More than 6,000 people entered their work for the 2011 World Press Photo of the Year contest, and winners in multiple categories are being featured at FotoWeek Central (1800 L St NW) through Saturday, Nov. 12.
And the times, they are a-changin.' Topics have traditionally included news, sports, nature, portraits and fine art. This year some winners involved found photography and Google Earth images.
“It’s the freeze of the moment,” said contest coordinator Micha Bruinvels. “A picture makes you more aware of the moment itself. That’s the difference from [video].”
Focusing on the 2010 news year, some subjects of photos include the aftermath of the Haiti earthquake, the BP oil spill, and Julian Assange. The World Press Photo of the Year is a portrait of Afghani woman Bibi Aisha, who was disfigured as punishment for fleeing her husband's house.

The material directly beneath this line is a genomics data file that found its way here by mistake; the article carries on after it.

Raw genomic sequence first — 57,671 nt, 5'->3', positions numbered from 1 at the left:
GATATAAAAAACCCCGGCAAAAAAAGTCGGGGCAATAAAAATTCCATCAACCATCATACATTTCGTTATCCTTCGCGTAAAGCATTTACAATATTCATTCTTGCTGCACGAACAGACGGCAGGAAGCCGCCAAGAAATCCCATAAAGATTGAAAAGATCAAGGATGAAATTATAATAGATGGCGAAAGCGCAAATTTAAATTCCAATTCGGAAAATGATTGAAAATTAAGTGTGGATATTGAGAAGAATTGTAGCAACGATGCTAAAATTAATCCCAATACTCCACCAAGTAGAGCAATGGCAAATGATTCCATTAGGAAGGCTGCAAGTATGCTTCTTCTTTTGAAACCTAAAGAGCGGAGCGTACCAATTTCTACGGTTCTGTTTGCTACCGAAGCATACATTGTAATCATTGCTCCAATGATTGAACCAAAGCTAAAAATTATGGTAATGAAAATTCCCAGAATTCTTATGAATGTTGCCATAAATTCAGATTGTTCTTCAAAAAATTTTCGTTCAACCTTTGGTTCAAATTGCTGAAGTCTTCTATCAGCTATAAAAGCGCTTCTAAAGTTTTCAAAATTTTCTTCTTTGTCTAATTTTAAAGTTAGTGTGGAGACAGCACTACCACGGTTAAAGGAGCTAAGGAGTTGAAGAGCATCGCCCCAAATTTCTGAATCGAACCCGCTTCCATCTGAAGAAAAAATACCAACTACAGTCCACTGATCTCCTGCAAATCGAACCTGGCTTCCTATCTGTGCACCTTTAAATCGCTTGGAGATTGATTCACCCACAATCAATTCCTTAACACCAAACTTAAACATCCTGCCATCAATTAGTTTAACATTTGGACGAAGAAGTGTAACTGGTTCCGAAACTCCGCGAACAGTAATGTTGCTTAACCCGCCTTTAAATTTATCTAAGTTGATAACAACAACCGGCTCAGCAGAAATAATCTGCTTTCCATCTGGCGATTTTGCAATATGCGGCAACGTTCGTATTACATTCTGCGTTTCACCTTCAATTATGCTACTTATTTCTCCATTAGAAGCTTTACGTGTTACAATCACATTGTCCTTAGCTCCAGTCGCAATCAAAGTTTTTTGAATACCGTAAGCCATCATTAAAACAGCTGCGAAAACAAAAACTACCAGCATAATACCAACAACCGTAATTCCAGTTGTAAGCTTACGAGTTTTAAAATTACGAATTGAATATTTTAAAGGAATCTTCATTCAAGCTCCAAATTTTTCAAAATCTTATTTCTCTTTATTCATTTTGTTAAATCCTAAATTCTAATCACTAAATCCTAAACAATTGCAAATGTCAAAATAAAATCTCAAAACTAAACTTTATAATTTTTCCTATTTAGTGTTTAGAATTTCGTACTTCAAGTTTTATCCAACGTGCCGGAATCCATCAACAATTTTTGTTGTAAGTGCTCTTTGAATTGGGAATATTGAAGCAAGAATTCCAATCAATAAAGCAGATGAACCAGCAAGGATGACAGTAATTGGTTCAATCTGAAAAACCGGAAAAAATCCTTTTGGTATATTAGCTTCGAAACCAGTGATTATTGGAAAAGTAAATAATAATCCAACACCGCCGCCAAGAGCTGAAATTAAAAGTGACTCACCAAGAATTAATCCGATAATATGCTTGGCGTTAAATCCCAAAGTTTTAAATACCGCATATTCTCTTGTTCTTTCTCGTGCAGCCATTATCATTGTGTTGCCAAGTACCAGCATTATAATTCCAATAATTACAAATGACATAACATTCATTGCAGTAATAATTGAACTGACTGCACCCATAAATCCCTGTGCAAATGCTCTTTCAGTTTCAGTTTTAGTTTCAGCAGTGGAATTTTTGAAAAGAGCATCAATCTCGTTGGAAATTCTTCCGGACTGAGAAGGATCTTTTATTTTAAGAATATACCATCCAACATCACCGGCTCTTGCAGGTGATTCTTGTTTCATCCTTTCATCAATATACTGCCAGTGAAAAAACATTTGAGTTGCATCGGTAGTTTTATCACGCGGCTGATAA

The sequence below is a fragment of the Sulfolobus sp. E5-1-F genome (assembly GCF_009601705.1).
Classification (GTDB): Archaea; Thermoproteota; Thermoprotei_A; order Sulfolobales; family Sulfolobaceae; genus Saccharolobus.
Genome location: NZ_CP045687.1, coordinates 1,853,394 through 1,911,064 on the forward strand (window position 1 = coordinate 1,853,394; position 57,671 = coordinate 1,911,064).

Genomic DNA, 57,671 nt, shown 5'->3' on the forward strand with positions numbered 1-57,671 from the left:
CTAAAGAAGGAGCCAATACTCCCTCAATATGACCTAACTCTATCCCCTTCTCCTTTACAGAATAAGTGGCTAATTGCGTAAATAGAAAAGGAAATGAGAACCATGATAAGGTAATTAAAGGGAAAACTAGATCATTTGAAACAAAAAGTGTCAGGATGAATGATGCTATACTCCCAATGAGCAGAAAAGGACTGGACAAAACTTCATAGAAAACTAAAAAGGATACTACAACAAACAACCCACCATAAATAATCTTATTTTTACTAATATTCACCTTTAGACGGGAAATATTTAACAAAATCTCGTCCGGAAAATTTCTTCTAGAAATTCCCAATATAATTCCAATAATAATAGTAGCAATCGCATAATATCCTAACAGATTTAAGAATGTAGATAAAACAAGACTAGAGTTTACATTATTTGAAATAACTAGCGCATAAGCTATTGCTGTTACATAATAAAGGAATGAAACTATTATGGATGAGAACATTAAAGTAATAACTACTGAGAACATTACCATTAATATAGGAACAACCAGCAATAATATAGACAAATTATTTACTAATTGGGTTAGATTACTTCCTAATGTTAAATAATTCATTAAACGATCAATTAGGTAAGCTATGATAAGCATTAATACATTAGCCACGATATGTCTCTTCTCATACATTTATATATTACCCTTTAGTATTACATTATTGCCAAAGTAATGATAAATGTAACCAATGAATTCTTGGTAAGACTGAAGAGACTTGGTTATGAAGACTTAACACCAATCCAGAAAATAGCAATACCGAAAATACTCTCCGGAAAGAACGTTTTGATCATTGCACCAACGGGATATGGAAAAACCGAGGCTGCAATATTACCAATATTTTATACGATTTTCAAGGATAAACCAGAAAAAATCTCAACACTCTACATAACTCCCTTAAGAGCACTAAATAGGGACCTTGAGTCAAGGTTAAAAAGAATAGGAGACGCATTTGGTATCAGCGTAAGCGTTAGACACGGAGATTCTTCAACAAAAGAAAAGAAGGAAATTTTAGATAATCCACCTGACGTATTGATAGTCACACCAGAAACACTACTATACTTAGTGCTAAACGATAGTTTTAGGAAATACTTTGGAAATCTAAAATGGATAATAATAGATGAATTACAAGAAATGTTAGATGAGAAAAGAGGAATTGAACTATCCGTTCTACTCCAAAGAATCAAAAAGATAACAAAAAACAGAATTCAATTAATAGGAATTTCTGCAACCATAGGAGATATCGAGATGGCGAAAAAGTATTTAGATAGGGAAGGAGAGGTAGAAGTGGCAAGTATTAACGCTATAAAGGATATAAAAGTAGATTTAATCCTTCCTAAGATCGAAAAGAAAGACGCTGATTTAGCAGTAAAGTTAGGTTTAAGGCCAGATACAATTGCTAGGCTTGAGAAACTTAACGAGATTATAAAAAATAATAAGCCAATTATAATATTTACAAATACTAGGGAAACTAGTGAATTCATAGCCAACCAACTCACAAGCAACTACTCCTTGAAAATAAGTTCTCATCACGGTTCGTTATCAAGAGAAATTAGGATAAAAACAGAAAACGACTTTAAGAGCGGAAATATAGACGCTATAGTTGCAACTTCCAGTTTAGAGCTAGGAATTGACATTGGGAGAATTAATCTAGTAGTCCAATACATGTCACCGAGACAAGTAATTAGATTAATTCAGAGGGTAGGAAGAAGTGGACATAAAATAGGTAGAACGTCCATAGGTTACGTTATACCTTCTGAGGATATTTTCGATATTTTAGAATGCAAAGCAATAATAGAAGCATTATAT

“[Photojournalists] are our eyes to the world; I know that sounds cliché,” Bruinvels said. “They make you aware of what’s happening in the world, and it's nonfiction so it’s not always nice, but it’s what’s happening and needs to be seen.”
Besides the World Press Photo contest, FotoWeek Central will be featuring work from National Geographic and the Pulitzer Center.
“You can actually see the world, how it is, which you probably won’t see in your daily life,” Bruinvels said. “You’re stepping out of your comfort zone -- sometimes in a brutal way, but sometimes in a really beautiful way.”
The contest has gathered some of the most inspiring and evocative work from top photojournalists and photographers around the world since 1955. More than two million people view the photos at international venues, the organization says.